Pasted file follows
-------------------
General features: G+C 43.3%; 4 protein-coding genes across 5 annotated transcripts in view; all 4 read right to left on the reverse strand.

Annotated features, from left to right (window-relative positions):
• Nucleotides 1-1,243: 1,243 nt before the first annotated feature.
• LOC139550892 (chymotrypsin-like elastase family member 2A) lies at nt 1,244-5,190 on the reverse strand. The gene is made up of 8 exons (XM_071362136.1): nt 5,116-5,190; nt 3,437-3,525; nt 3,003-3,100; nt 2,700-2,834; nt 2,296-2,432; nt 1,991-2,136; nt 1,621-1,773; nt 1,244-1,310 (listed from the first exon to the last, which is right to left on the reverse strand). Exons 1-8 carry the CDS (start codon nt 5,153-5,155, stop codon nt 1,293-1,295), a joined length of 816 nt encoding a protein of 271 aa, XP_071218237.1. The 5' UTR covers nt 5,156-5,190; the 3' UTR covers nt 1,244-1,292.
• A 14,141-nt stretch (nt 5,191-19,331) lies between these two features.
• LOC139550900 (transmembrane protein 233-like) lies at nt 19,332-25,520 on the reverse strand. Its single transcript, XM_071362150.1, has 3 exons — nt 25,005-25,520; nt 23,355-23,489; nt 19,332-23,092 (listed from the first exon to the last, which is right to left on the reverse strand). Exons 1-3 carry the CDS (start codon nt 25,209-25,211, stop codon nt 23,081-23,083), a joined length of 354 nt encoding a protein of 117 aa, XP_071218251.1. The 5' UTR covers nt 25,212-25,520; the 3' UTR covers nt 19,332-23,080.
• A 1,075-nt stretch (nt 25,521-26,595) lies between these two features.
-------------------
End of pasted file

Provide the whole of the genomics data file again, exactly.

General features: G+C 43.3%; 4 protein-coding genes across 5 annotated transcripts in view; all 4 read right to left on the reverse strand.

Annotated features, from left to right (window-relative positions):
• Nucleotides 1-1,243: 1,243 nt before the first annotated feature.
• LOC139550892 (chymotrypsin-like elastase family member 2A) lies at nt 1,244-5,190 on the reverse strand. The gene is made up of 8 exons (XM_071362136.1): nt 5,116-5,190; nt 3,437-3,525; nt 3,003-3,100; nt 2,700-2,834; nt 2,296-2,432; nt 1,991-2,136; nt 1,621-1,773; nt 1,244-1,310 (listed from the first exon to the last, which is right to left on the reverse strand). Exons 1-8 carry the CDS (start codon nt 5,153-5,155, stop codon nt 1,293-1,295), a joined length of 816 nt encoding a protein of 271 aa, XP_071218237.1. The 5' UTR covers nt 5,156-5,190; the 3' UTR covers nt 1,244-1,292.
• A 14,141-nt stretch (nt 5,191-19,331) lies between these two features.
• LOC139550900 (transmembrane protein 233-like) lies at nt 19,332-25,520 on the reverse strand. Its single transcript, XM_071362150.1, has 3 exons — nt 25,005-25,520; nt 23,355-23,489; nt 19,332-23,092 (listed from the first exon to the last, which is right to left on the reverse strand). Exons 1-3 carry the CDS (start codon nt 25,209-25,211, stop codon nt 23,081-23,083), a joined length of 354 nt encoding a protein of 117 aa, XP_071218251.1. The 5' UTR covers nt 25,212-25,520; the 3' UTR covers nt 19,332-23,080.
• A 1,075-nt stretch (nt 25,521-26,595) lies between these two features.